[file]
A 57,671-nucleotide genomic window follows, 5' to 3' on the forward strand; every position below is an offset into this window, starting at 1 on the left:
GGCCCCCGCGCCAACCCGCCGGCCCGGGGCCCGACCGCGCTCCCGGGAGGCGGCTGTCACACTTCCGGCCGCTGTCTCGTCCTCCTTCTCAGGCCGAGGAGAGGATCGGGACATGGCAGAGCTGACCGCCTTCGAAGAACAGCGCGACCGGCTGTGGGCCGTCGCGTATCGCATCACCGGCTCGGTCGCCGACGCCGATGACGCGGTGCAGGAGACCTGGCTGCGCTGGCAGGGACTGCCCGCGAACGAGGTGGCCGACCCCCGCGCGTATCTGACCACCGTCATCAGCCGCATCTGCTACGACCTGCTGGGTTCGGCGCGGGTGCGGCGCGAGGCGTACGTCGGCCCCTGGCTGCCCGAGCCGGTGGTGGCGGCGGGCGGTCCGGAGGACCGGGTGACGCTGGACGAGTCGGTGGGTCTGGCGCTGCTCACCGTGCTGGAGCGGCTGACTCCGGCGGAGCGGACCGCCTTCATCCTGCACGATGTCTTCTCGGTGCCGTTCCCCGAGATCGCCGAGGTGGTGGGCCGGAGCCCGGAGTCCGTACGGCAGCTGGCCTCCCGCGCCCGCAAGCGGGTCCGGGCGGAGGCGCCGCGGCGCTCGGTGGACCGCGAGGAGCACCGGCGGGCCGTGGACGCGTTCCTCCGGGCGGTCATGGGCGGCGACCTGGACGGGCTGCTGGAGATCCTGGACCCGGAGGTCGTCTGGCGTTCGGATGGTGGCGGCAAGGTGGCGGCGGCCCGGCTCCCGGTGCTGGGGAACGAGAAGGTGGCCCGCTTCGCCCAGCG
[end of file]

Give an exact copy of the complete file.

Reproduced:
A 57,671-nucleotide genomic window follows, 5' to 3' on the forward strand; every position below is an offset into this window, starting at 1 on the left:
GGCCCCCGCGCCAACCCGCCGGCCCGGGGCCCGACCGCGCTCCCGGGAGGCGGCTGTCACACTTCCGGCCGCTGTCTCGTCCTCCTTCTCAGGCCGAGGAGAGGATCGGGACATGGCAGAGCTGACCGCCTTCGAAGAACAGCGCGACCGGCTGTGGGCCGTCGCGTATCGCATCACCGGCTCGGTCGCCGACGCCGATGACGCGGTGCAGGAGACCTGGCTGCGCTGGCAGGGACTGCCCGCGAACGAGGTGGCCGACCCCCGCGCGTATCTGACCACCGTCATCAGCCGCATCTGCTACGACCTGCTGGGTTCGGCGCGGGTGCGGCGCGAGGCGTACGTCGGCCCCTGGCTGCCCGAGCCGGTGGTGGCGGCGGGCGGTCCGGAGGACCGGGTGACGCTGGACGAGTCGGTGGGTCTGGCGCTGCTCACCGTGCTGGAGCGGCTGACTCCGGCGGAGCGGACCGCCTTCATCCTGCACGATGTCTTCTCGGTGCCGTTCCCCGAGATCGCCGAGGTGGTGGGCCGGAGCCCGGAGTCCGTACGGCAGCTGGCCTCCCGCGCCCGCAAGCGGGTCCGGGCGGAGGCGCCGCGGCGCTCGGTGGACCGCGAGGAGCACCGGCGGGCCGTGGACGCGTTCCTCCGGGCGGTCATGGGCGGCGACCTGGACGGGCTGCTGGAGATCCTGGACCCGGAGGTCGTCTGGCGTTCGGATGGTGGCGGCAAGGTGGCGGCGGCCCGGCTCCCGGTGCTGGGGAACGAGAAGGTGGCCCGCTTCGCCCAGCG